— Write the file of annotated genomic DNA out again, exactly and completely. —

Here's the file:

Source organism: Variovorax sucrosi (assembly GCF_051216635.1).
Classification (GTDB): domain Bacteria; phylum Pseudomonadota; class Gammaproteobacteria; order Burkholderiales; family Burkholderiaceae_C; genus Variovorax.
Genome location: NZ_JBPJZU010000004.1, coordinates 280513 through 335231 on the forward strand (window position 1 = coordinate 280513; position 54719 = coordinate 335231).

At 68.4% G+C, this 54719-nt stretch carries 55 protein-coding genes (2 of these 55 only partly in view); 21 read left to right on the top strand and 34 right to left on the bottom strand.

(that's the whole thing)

Source organism: Variovorax sucrosi (assembly GCF_051216635.1).
Classification (GTDB): domain Bacteria; phylum Pseudomonadota; class Gammaproteobacteria; order Burkholderiales; family Burkholderiaceae_C; genus Variovorax.
Genome location: NZ_JBPJZU010000004.1, coordinates 280513 through 335231 on the forward strand (window position 1 = coordinate 280513; position 54719 = coordinate 335231).

At 68.4% G+C, this 54719-nt stretch carries 55 protein-coding genes (2 of these 55 only partly in view); 21 read left to right on the top strand and 34 right to left on the bottom strand.